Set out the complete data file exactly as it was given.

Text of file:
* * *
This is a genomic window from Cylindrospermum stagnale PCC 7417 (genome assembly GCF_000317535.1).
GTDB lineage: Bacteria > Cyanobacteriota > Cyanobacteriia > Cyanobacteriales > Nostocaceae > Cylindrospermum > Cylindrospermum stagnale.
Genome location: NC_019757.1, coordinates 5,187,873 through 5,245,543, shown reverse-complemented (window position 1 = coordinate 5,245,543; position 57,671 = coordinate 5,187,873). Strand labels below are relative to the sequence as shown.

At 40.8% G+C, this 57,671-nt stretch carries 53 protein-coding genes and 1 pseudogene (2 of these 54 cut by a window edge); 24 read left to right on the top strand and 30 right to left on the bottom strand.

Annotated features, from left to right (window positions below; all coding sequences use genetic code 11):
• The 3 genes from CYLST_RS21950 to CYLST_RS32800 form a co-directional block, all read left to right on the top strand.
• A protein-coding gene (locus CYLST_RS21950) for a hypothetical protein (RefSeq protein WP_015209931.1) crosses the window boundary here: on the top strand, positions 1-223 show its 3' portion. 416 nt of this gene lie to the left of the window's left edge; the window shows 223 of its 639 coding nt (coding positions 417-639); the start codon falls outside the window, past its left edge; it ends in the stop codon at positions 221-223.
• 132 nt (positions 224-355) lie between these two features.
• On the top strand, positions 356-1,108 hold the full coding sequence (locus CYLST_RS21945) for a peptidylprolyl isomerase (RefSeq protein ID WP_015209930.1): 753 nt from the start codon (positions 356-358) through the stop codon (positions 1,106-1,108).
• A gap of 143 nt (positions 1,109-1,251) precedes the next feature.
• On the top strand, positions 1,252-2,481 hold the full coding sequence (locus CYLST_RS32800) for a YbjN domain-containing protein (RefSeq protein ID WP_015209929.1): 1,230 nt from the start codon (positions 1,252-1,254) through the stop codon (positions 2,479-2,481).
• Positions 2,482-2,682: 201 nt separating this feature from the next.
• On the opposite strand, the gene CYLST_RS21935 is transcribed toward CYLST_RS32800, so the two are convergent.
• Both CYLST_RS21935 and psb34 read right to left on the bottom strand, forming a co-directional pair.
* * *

This is a genomic window from Cylindrospermum stagnale PCC 7417 (genome assembly GCF_000317535.1).
GTDB lineage: Bacteria > Cyanobacteriota > Cyanobacteriia > Cyanobacteriales > Nostocaceae > Cylindrospermum > Cylindrospermum stagnale.
Genome location: NC_019757.1, coordinates 5,187,873 through 5,245,543, shown reverse-complemented (window position 1 = coordinate 5,245,543; position 57,671 = coordinate 5,187,873). Strand labels below are relative to the sequence as shown.

At 40.8% G+C, this 57,671-nt stretch carries 53 protein-coding genes and 1 pseudogene (2 of these 54 cut by a window edge); 24 read left to right on the top strand and 30 right to left on the bottom strand.

Annotated features, from left to right (window positions below; all coding sequences use genetic code 11):
• The 3 genes from CYLST_RS21950 to CYLST_RS32800 form a co-directional block, all read left to right on the top strand.
• A protein-coding gene (locus CYLST_RS21950) for a hypothetical protein (RefSeq protein WP_015209931.1) crosses the window boundary here: on the top strand, positions 1-223 show its 3' portion. 416 nt of this gene lie to the left of the window's left edge; the window shows 223 of its 639 coding nt (coding positions 417-639); the start codon falls outside the window, past its left edge; it ends in the stop codon at positions 221-223.
• 132 nt (positions 224-355) lie between these two features.
• On the top strand, positions 356-1,108 hold the full coding sequence (locus CYLST_RS21945) for a peptidylprolyl isomerase (RefSeq protein ID WP_015209930.1): 753 nt from the start codon (positions 356-358) through the stop codon (positions 1,106-1,108).
• A gap of 143 nt (positions 1,109-1,251) precedes the next feature.
• On the top strand, positions 1,252-2,481 hold the full coding sequence (locus CYLST_RS32800) for a YbjN domain-containing protein (RefSeq protein ID WP_015209929.1): 1,230 nt from the start codon (positions 1,252-1,254) through the stop codon (positions 2,479-2,481).
• Positions 2,482-2,682: 201 nt separating this feature from the next.
• On the opposite strand, the gene CYLST_RS21935 is transcribed toward CYLST_RS32800, so the two are convergent.
• Both CYLST_RS21935 and psb34 read right to left on the bottom strand, forming a co-directional pair.